Kent

Teagan Appleby's seized medicinal cannabis returned

Emma Appleby with her daughter Teagan in the Netherlands
Image caption Emma Appleby with her daughter Teagan in the Netherlands

A mother who had medicinal cannabis for her daughter's severe epilepsy confiscated as she arrived back from Holland has had the drugs returned.

Emma Appleby had a three-month dose of THC oil and cannabidiol (CBD) seized at Gatwick Airport on 6 June.

She said she was told she needed an import licence for the drugs for her nine-year-old daughter Teagan.

Mrs Appleby from Aylesham in Kent said she had been left "exhausted and drained".

She said the three-month supply worth about £2,500 had been seized by the Border Force who told her she needed an import licence despite her having a private prescription with her.

Image caption In April Mrs Appleby bought a three-month supply of THC and CBD from a Dutch pharmacy

"All I want is the best for my daughter - medicinal cannabis has transformed her life," Mrs Appleby said.

"Teagan's seizure rate has plummeted from as many as 300 seizures a day to now maybe just a couple a day, and only when she is sleeping," Mrs Appleby said.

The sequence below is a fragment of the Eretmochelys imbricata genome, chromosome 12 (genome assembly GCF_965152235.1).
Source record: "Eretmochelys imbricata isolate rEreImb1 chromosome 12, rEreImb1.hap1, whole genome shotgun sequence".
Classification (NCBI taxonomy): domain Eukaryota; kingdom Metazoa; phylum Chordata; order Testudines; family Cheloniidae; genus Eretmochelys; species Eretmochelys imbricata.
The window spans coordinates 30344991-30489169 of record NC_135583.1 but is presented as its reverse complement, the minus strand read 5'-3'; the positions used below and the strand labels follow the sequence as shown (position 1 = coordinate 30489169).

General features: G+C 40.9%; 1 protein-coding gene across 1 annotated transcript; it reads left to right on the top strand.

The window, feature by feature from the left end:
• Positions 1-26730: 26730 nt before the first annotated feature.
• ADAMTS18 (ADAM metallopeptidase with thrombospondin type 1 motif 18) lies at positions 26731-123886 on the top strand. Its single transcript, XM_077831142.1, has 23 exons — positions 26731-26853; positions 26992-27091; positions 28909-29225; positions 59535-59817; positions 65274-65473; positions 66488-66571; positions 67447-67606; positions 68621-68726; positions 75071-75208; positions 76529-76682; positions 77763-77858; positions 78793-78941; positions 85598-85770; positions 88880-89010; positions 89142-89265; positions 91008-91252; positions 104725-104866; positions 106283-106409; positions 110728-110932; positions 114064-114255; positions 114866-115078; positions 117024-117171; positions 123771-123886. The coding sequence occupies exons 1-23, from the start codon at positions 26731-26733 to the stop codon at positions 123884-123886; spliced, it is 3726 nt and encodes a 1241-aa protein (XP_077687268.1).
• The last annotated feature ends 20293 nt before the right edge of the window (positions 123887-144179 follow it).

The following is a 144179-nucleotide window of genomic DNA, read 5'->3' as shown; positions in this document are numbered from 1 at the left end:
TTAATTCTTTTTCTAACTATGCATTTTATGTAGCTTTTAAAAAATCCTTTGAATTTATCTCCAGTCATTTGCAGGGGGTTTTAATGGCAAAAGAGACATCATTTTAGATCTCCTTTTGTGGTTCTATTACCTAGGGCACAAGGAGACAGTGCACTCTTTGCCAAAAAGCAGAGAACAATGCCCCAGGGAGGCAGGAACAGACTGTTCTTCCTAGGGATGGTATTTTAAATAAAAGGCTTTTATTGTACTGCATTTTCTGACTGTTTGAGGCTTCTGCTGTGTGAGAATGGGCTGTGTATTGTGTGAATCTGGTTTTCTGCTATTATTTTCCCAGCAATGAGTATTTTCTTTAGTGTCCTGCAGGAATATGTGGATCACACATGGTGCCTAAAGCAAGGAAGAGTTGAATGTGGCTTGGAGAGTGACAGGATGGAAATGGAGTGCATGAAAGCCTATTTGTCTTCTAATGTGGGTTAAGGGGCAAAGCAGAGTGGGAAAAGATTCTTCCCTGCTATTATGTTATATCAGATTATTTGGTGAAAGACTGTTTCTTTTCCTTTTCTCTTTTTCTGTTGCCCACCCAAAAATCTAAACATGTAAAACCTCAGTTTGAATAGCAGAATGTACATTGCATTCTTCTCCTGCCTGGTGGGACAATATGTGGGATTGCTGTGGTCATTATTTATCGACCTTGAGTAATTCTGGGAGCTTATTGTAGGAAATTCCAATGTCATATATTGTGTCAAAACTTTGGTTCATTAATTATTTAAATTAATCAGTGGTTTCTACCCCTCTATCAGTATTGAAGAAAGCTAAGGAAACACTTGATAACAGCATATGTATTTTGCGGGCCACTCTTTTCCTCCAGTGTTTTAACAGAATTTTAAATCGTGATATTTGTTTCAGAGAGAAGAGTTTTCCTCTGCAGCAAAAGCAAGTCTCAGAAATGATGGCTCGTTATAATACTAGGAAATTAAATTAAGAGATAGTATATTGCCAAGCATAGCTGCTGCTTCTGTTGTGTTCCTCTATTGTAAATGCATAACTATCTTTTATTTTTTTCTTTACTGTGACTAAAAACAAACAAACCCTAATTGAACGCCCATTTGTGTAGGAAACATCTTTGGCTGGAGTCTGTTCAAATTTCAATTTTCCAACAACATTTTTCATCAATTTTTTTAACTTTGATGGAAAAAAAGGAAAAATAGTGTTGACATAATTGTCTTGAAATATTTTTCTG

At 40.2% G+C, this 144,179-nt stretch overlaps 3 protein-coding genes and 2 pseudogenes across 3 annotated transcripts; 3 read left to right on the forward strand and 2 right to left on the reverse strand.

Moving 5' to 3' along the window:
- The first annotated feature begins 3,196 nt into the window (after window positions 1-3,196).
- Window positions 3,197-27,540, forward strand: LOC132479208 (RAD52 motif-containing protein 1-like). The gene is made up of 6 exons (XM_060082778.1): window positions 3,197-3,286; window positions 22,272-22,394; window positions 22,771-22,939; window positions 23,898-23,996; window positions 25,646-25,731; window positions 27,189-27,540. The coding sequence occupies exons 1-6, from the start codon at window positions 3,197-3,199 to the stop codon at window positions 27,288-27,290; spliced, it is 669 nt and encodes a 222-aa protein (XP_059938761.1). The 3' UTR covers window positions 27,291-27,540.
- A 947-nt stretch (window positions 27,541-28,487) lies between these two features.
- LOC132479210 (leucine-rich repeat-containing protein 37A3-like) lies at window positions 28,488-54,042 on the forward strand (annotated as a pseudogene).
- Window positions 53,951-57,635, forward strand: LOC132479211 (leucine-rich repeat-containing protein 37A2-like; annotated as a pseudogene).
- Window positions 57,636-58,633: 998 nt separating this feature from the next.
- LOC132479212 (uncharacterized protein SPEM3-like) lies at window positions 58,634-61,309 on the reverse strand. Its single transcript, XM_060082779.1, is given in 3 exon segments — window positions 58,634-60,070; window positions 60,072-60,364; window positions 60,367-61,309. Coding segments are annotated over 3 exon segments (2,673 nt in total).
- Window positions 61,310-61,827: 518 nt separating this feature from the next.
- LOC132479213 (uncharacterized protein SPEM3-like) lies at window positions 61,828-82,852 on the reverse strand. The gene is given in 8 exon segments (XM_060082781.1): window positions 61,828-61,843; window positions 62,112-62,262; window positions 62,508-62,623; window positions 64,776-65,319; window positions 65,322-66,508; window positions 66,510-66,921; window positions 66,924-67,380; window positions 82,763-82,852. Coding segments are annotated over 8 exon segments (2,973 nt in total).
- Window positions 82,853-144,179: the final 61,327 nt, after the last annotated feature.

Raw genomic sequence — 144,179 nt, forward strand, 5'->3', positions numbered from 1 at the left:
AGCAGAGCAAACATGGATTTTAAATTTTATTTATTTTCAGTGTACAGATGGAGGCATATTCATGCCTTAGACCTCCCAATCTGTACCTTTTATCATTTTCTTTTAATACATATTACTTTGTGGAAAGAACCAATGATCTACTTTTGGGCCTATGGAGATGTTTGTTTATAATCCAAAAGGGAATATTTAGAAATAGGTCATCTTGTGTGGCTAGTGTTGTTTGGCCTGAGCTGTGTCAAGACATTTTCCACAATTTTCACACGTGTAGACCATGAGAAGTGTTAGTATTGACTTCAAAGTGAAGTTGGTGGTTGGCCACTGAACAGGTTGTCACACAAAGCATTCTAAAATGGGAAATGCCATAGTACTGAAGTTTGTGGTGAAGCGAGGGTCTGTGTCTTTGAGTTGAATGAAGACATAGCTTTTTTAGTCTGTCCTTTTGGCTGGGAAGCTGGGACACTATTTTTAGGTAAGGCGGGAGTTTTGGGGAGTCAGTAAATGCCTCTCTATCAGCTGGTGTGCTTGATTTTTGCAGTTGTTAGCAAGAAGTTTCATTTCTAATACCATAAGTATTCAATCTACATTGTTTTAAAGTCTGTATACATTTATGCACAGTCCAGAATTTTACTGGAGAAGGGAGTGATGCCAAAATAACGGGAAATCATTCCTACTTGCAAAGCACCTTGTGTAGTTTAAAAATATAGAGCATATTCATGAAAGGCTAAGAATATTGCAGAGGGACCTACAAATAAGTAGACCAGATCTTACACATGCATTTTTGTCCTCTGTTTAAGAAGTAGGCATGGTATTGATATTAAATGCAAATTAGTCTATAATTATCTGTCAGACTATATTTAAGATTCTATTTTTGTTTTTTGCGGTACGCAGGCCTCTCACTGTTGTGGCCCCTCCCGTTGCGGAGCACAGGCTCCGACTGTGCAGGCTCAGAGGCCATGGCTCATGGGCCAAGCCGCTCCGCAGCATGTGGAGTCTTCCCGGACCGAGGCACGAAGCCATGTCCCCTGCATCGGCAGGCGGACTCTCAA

"But I am being forced to raise thousands of pounds to pay privately for it, and to pay hundreds of pounds more to go abroad to actually get it and then fight all the bureaucracy to get it through customs."

Mrs Appleby had spent £4,600 raised through crowdfunding on a previous visit to a pharmacy in The Hague, Netherlands in April.

The three-month supply was seized when she landed at Southend Airport in Essex and she and her partner Lee had to obtain a prescription from a specialist UK consultant to get it back.

Doctors have been able to issue prescriptions for medicinal cannabis since 2018, but Teagan had not received one.

Peter Carroll, director of the campaign group End Our Pain, described the guidance for prescribing medical cannabis as "restrictive".

"Children and their families are suffering unnecessarily," he said.

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